How do I deal with the (often crushing) mental pressure to perform?

Some of us may have experienced that feeling. The one that keeps us sleepless, occupies our thoughts at inappropriate times, and leaves us stressed out, irritable, or depressed. It can make us feel physically ill, incapable of performing like we know we can, and influence our judgement (usually for the worse). It’s the little voice in your head that keeps asking what you don’t want to think about, and telling you want you don’t want to hear.

Most people simply call it “pressure”. It can be applied on us by others, but most of the time it comes from within our own mentalities. And it can be absolutely crushing.

Some of us try to deal with this pressure alone, and may buckle under the weight of it. Some of us deal with it by talking about it with others. What often becomes apparent is that the more we talk about it, the more we see where the pressure is coming from: worrying about not meeting our own expectations, or the expectations of others (who are often not athletes).

But what are these expectations about, really?

What “experts” want us to do

Psychology is the study of the individual psyche. Sports psychology, a field of study that is rapidly expanding, has studied mental pressure at length. One thing that has been under the magnifying glass of sports psychologists is the concept of “choking under pressure”. This meams that you are objectively capable of performning well, and you try to do so, but you get the opposite: a bad performance. They have found that there are four main pressures that can usually be blamed for this outcome: the fact that it is a competition, the presence of spectators or an audience, the potential rewards and punishments associated with your performance, and how much of your ego is bound to the performance.

It’s therefore not surprising that almost all sports psychology methods promote different methods for you to focus intensely on yourself – the one thing truly within your control. Modern sports psychologists are largely fixated on how you can achieve a state of mind that allows optimal performance through these methods. And when they mean performance, they mean things like the automatic execution of skilled tasks, or keeping focused on the pitch. This sounds good, and in many ways is. If you can perform to your best, then you are challenging others as best you can – the essence of Postulate 6.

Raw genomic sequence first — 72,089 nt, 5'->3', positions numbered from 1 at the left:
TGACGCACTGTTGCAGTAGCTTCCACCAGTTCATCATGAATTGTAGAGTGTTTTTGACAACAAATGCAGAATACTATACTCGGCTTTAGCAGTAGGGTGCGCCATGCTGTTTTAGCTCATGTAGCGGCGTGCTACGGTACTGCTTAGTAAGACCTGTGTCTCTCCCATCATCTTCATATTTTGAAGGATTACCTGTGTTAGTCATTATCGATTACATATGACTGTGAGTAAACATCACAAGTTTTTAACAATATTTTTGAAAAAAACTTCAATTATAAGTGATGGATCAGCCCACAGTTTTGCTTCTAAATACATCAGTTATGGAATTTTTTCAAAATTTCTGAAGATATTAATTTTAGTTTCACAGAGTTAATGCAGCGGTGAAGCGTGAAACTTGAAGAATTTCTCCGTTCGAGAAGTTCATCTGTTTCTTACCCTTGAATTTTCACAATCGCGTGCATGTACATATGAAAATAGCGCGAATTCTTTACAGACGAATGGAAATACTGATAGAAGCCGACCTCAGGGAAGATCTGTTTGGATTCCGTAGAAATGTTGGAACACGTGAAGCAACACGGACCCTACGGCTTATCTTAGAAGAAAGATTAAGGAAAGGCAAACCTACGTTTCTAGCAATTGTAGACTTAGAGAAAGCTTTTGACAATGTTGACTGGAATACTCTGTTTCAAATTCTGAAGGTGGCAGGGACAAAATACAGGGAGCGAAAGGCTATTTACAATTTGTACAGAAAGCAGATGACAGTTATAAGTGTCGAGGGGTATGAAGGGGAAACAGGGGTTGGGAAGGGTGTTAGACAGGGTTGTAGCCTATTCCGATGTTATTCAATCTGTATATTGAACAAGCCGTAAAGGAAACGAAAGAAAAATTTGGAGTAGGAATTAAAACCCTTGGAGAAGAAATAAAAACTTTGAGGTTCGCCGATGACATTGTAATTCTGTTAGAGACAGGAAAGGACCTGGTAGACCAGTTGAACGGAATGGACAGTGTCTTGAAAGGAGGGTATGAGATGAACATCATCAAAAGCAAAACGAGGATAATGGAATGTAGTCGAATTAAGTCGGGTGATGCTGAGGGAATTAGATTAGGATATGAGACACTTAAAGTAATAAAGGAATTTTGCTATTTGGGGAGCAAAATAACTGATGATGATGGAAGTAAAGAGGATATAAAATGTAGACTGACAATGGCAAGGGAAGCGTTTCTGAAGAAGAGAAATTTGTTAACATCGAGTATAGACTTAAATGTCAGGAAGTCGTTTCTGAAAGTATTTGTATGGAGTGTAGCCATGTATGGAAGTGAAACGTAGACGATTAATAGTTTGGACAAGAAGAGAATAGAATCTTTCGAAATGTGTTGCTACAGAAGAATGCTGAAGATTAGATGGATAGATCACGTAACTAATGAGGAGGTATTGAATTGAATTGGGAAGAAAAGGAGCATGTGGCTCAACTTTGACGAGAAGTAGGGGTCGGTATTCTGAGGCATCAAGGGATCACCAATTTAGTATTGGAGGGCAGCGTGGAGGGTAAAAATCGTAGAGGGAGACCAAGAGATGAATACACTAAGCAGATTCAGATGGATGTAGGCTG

What they don’t mean about performance is how you in your role as an athlete understand, interact with, and are experienced by other athletes (and sometimes even non-athletes). These aren’t things that are entirely within your control, and that’s where psychology begins to become less useful.

Why other approaches are needed

It’s important to remember that we are not simply individuals playing the same game, and maximize focus on ourselves. As members of our Society, we’re just as invested in how our fellow members thrive and succeed – including when they are our challengers. This requires another approach – that of sociology. It is the study of social relationships and institutions, the social causes of our behaviour, and also their consequences.

A sociological rationale might look like this: Whenever we do sport, we are contributing to our Society. If we do it well (for example, by embracing the postulates), then we are making our Society grow and thrive. Doing it well isn’t solely reliant upon our results, or even that we gave our best performance technically or physically. It’s about our willingness to participate, to challenge and accept challenges, and thereby understand our fellow athletes better. It brings us closer together and binds us to a greater purpose, in which we all mutually invested.

Looked at it in this way, there is very little pressure in the sporting challenge. Sure, we must push ourselves in training and in competition to be the best challenger we can be. But, there should be a great deal more mental anguish for an athlete when contemplating not being a part of it, no matter where we are in our fitness, performance, or experience level. If we are not part of it, if we do not seek it out, then we are not building our Society.

Philosophy as therapy

Mental training and sports psychologists can help us in some ways, certainly. But a solid, ground-level philosophy about why are you in the contest is arguably a much more useful starting point. It is also something that you can come back to as often as you like to regain your focus (and calm). It will help you remember what you are contributing to; that you are part of something much bigger than yourself. Most importantly, it will determine how your fellow athletes will think of and remember you: not as a result (whether good or bad), but as someone they know, understand, appreciate, and emulate. Someone they want to have next to them when the contest begins.

Put that into your mantra and say it three times in front of the mirror every morning.